A Classic Bait and Switch: Trump’s and the Congressional Republican’s Economic Subterfuge

By Andrew Winnick

The recent tax change bill must be understood to be not a standalone piece of conservative legislation but is part of a larger project the aim of which is the conservatives long-sought dream of smashing Social Security and Medicare.  Winnick lays out the entire project fully and clearly.

In the last few months, it has become clear that President Trump and the Congressional Republicans are pushing a program that at its core is a subterfuge, a ruse, that would subject the American people to becoming the victim of a cruel “bait and switch” operation.  At the core of this economic program is the recently enacted Tax “Reform” law (officially the Tax Cuts and Jobs law) that they claim will benefit the middle class and grow the economy, when in reality it will primarily benefit corporations and the rich, result in very little if any economic growth and produce a massive increase in the National Debt. Perhaps even more objectionable is their effort to use the fiscal deficits their tax program will produce as the motivating force to cut programs that primarily benefit the lower- and middle-classes.

The first two steps in their broader program have already occurred in (1) the budget the Congressional Republicans have approved for the current fiscal year and (2) the Tax Cuts and Jobs law, that was recently passed in the U.S. Senate and House of Representatives and signed into law by President Trump. It should be noted that not a single Democrat supported either the budget or tax bills. Perhaps even more revealing of their ultimate goals are the frank comments recently made by the Republican leader of the House, Paul Ryan, and by President Trump about the spending and programmatic plans they intend to push through Congress early in 2018, now that their tax proposal has become law.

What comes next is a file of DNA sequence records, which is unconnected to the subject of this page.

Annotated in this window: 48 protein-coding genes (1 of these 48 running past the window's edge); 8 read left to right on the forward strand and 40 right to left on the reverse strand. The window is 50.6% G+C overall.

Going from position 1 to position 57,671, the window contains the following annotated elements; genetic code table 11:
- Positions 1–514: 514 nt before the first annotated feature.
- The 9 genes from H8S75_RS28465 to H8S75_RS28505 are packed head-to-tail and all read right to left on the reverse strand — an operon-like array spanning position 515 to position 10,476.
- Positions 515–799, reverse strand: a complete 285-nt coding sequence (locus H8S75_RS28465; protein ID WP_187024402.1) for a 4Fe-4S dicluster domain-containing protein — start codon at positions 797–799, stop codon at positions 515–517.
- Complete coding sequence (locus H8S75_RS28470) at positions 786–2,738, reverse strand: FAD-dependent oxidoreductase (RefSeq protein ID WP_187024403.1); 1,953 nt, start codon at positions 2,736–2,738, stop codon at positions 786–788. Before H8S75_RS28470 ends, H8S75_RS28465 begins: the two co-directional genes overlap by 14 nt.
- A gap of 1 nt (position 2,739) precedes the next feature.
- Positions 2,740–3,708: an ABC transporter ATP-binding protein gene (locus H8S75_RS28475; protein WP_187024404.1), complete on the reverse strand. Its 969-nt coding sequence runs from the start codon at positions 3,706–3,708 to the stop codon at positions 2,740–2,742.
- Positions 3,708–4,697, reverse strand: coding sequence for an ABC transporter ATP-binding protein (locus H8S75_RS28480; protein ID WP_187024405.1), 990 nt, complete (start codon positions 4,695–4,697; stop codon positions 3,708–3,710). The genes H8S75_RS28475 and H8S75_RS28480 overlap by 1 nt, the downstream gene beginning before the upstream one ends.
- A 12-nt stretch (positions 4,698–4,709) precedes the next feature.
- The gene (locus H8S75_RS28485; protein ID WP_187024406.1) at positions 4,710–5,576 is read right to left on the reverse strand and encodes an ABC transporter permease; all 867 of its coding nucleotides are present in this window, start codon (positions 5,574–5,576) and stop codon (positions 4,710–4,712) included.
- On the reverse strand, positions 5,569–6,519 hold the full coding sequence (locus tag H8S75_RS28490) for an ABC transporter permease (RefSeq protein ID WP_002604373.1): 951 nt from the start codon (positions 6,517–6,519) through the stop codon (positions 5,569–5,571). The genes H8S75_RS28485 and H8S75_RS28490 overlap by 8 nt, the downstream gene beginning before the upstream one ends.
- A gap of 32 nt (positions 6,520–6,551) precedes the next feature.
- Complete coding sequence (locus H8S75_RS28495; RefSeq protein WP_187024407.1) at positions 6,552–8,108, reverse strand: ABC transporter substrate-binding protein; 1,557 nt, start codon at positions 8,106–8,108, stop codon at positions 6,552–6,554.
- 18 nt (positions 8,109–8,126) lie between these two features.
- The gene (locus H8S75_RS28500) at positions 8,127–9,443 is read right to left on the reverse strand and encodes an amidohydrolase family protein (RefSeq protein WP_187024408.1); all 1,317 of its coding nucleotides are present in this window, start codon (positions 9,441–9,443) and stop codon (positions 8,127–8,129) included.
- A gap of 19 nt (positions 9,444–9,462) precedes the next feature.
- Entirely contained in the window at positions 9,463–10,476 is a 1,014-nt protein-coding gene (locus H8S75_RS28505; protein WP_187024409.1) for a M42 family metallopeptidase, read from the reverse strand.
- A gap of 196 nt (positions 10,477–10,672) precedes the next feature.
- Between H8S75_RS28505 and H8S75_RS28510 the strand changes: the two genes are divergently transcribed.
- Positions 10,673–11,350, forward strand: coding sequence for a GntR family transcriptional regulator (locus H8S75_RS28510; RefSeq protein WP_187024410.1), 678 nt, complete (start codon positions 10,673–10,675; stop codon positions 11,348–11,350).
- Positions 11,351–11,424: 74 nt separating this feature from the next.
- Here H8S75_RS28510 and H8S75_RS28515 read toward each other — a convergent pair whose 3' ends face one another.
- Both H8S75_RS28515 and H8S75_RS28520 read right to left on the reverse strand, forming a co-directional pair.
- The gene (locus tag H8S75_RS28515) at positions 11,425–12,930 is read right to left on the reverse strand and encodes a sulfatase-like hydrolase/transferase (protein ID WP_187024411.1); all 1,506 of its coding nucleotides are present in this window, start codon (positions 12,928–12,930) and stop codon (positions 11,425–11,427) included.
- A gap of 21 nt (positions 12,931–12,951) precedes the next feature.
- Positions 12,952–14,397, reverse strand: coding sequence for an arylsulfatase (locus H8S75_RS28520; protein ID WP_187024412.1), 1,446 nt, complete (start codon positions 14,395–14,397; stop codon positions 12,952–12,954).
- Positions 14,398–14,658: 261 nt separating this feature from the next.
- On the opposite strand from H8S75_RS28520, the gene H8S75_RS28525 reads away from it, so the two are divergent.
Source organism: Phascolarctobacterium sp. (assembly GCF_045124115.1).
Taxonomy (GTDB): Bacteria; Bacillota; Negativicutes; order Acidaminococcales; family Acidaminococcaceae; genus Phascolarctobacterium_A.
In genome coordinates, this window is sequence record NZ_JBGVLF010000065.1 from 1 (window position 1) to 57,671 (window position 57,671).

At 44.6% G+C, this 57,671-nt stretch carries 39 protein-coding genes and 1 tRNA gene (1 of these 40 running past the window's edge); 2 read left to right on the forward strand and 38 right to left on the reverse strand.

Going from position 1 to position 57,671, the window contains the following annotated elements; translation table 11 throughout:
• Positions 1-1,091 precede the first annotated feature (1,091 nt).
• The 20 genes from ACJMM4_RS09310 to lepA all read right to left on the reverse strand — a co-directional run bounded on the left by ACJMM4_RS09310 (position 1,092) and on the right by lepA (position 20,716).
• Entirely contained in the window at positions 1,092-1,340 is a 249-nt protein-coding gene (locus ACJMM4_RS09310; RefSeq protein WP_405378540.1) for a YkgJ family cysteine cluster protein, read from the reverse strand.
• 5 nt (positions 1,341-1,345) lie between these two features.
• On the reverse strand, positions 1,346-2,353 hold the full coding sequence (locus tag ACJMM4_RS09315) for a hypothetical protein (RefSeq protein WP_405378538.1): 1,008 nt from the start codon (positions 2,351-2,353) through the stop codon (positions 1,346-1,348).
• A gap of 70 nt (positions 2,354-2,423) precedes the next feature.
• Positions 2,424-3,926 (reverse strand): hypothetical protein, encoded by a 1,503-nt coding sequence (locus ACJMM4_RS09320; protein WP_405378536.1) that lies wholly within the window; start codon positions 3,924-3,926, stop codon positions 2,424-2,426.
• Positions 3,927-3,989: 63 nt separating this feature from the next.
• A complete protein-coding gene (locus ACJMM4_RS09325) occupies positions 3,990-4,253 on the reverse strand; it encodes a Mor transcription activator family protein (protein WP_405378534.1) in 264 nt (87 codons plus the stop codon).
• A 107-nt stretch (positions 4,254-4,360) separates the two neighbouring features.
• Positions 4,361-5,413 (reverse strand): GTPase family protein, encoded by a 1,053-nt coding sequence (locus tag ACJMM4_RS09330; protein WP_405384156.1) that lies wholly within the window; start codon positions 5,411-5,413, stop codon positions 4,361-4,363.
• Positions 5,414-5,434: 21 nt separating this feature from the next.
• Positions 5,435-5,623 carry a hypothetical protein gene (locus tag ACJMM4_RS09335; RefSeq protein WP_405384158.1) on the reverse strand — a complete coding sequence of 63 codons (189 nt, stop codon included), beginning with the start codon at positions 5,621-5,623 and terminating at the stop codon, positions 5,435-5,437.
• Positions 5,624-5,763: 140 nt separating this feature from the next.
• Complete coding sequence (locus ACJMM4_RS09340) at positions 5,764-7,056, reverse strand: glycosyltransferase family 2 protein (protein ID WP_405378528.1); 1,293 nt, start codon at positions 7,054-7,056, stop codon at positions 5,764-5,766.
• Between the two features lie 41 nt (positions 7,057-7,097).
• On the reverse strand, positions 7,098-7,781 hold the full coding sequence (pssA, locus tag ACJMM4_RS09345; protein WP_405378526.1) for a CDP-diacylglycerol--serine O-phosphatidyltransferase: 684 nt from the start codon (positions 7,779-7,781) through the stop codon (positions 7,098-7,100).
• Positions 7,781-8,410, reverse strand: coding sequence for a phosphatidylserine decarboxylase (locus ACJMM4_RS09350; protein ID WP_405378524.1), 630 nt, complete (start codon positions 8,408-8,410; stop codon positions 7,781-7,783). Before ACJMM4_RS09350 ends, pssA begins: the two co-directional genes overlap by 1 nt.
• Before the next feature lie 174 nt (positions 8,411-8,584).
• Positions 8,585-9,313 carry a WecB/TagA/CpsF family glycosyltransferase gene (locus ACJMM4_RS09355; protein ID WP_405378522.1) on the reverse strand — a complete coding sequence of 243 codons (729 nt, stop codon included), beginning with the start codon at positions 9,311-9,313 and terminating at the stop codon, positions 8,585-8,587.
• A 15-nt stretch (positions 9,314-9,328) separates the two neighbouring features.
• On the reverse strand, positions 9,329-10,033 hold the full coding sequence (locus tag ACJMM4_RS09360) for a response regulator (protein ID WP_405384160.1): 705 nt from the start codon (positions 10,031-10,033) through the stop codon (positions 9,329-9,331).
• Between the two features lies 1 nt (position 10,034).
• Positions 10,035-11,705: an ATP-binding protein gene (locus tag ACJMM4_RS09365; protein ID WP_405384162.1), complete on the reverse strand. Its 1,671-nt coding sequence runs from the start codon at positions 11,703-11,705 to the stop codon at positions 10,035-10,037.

The tax law was written to comply with the terms of the previously approved Federal budget, which allows for the option of increasing the National Debt of the U.S. Federal government by up to $1.5 trillion over the next 10 years.  To put this in perspective, the current National Debt (which is the debt the U.S. Federal government has accumulated over the last 240 years) stands at about $21 trillion, which is about 106% of the U.S. GDP.  However, a good deal (about 37% points) of that is really money owed internally between various government agencies, leaving an amount equal to about 69% of GDP owed to creditors outside the government (a bit less than half is owed to U.S. citizens and firms and a bit more than half is owed to foreign interests, private and governmental, primarily China, Japan and Germany). This additional $1.5 trillion in planned debt represents an increase of about 15% of the externally owed debt -- a quite substantial amount.   That is, the approved budget and tax law allow the government to cut taxes such that the net revenue to the government falls by $1.5 trillion while expenditures continue, for the moment, as planned.